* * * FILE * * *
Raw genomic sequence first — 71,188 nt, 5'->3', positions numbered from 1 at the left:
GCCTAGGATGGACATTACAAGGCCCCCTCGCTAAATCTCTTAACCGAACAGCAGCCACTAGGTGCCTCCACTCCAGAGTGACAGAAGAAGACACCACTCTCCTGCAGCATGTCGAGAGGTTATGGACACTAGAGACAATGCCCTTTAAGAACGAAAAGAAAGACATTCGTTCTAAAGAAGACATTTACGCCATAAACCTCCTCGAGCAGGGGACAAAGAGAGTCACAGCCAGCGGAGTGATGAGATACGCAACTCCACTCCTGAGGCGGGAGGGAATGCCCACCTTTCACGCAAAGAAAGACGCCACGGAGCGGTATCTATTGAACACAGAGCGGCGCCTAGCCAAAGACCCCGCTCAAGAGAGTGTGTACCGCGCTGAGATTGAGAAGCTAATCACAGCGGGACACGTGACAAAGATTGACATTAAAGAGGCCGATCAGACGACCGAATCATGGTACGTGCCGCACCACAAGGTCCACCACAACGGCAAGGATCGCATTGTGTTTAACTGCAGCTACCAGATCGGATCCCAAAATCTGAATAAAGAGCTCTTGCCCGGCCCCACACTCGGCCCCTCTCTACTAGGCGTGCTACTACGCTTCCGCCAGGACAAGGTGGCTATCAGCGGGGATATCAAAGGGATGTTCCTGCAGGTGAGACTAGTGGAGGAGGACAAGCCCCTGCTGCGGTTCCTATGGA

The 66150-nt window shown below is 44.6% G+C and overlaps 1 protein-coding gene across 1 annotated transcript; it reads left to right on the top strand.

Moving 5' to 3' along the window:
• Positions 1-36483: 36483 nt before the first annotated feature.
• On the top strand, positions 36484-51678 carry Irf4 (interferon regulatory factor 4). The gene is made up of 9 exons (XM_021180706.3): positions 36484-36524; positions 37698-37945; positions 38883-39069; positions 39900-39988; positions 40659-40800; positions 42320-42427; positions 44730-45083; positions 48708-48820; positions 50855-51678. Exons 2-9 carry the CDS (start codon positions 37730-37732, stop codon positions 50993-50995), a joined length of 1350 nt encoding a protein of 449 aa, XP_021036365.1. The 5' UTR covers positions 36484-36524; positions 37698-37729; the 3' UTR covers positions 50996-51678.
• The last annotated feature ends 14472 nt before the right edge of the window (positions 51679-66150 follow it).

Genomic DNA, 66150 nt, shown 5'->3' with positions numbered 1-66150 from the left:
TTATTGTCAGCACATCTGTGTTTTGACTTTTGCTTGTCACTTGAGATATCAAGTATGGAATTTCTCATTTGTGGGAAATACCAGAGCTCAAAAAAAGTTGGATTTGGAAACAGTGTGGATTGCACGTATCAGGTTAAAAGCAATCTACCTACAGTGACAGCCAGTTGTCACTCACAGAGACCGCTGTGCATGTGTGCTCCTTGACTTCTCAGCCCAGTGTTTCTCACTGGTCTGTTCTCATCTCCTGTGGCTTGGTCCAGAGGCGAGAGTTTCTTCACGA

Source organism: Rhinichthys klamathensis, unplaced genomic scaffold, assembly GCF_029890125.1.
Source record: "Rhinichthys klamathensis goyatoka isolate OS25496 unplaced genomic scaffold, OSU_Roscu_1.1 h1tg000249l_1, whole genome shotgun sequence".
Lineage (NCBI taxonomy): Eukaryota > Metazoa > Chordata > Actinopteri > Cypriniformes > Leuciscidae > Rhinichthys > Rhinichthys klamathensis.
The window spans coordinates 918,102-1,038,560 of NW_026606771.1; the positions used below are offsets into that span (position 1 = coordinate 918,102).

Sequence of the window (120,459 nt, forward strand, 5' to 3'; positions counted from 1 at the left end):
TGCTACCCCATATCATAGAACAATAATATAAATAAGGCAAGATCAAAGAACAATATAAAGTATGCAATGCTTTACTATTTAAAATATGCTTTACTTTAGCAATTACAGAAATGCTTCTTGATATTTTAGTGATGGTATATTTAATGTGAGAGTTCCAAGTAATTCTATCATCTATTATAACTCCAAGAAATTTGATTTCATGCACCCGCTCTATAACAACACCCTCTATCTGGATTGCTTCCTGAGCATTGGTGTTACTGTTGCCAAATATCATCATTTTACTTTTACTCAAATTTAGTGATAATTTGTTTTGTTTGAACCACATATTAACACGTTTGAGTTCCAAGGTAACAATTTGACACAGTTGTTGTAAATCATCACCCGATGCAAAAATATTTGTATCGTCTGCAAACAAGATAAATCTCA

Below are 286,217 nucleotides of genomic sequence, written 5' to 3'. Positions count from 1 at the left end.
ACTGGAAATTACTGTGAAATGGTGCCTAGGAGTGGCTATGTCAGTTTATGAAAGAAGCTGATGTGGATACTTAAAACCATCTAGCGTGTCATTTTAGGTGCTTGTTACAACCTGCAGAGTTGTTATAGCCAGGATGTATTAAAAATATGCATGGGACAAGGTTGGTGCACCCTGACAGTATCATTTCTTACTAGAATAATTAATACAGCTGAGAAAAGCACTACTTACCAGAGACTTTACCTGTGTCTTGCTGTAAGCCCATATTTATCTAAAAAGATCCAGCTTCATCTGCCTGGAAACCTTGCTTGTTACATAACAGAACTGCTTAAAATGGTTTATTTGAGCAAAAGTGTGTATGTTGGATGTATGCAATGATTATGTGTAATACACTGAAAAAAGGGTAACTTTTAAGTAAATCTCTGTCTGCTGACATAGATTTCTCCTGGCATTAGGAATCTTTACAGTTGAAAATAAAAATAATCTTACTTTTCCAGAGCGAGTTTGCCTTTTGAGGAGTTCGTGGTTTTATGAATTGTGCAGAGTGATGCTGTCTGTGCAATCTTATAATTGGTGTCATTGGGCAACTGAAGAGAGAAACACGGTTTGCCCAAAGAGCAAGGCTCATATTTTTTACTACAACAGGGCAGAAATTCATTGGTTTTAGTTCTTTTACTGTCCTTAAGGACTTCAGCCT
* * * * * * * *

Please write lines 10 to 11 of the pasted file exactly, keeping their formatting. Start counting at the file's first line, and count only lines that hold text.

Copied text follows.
Source organism: Rhinichthys klamathensis, unplaced genomic scaffold, assembly GCF_029890125.1.
Source record: "Rhinichthys klamathensis goyatoka isolate OS25496 unplaced genomic scaffold, OSU_Roscu_1.1 h1tg000249l_1, whole genome shotgun sequence".